Like Dr. Medina, I too have a (step) mother who preaches the gospel of pickleball. Last spring, my husband took a pickleball lesson while we were on vacation in Kauai, but I chose to stay in the pool. Last month, my curiosity finally got the better of me, and I asked a pickler friend-of-a-friend whether she could round up a foursome.
It was 100 degrees when we met on an August afternoon at an outdoor court in Portland, Ore. The other three women were all regulars, one of them a highly rated doubles player who made it to nationals last year. I’ve always been a decent athlete — and my father was a squash pro, so I grew up around racket sports — but besides the occasional game of cornhole, I’ve never really played anything requiring hand-eye coordination.
After about 10 minutes of warm-up hits and explanation, I had the basics down. I missed a few serves and more than a few shots once we started to play in earnest, but I was able to rally and even volley almost immediately. In spite of my inexperience — and the sunscreen-melting heat — I was soon in a flow state, punctuated by laughter and light trash talk. “Aha,” I thought, somewhere toward the end of the first match. “Now I get why people are so obsessed with pickleball.”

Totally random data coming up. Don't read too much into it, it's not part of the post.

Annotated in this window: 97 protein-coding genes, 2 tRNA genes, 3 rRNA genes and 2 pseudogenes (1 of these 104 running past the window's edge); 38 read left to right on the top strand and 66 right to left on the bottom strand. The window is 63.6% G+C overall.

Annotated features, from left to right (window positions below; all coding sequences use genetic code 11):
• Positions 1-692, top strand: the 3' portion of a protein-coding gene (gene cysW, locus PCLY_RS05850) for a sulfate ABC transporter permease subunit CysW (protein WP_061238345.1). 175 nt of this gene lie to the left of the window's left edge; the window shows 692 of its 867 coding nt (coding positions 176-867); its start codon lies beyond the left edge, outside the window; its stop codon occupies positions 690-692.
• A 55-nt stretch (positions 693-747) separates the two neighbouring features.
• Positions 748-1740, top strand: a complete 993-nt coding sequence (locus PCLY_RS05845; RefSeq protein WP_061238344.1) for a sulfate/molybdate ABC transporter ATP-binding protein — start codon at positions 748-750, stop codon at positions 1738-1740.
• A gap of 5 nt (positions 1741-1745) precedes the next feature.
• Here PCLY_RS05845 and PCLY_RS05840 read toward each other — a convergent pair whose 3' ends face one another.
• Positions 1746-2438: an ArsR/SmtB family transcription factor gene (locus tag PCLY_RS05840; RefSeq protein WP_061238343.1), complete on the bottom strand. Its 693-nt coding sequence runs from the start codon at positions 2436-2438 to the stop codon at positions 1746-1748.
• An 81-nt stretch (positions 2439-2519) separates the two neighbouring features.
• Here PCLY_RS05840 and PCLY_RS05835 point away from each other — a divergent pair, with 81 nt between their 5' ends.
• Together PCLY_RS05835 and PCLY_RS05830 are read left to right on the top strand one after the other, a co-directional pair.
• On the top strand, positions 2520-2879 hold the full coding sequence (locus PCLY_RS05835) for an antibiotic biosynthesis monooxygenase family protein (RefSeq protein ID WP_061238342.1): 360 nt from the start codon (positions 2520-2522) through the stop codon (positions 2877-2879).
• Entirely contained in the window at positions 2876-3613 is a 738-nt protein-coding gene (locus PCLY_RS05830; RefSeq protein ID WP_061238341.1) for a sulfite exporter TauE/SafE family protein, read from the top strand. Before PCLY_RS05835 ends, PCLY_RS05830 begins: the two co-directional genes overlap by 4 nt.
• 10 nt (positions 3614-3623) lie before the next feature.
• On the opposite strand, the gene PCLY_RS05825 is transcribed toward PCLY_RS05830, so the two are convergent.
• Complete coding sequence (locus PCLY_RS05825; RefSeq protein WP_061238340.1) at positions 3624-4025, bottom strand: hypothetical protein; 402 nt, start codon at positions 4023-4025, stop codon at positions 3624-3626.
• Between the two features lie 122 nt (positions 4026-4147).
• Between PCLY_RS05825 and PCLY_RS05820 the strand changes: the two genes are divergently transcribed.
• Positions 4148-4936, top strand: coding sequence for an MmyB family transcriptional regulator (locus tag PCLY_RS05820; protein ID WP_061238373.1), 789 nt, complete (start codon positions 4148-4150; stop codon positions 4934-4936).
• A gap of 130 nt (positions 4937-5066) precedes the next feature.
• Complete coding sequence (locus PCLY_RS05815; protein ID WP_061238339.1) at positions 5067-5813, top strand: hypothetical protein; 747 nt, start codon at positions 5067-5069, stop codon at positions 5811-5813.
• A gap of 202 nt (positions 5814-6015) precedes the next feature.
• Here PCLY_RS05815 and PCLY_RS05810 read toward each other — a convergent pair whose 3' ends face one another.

Being in the zone was nice, but so was victory: My partner and I won two out of three matches. But mainly I was struck by how fun the game is. (Participants in the walking study found pickleball 150 percent more enjoyable than taking a stroll.) Most points in pickleball are won on a line just seven feet from the net, so it’s easy to chat between serves. And it’s hard to take yourself too seriously when the most savage shot is called a “dink” that you hit into a zone called “the kitchen.”
“I’ve had a hoarse voice since I started playing pickleball because I’m constantly shouting and laughing,” said Dr. Medina. “I can’t even sing in my choir anymore.”
Ms. Miller said the game is so fun, you don’t realize you’re getting exercise. “It’s something you can do besides going out to eat or going out drinking.”
Juno DeMelo is a writer and editor who covers wellness, mental health and parenting.
Why Is Pickleball So Popular? – The New York Times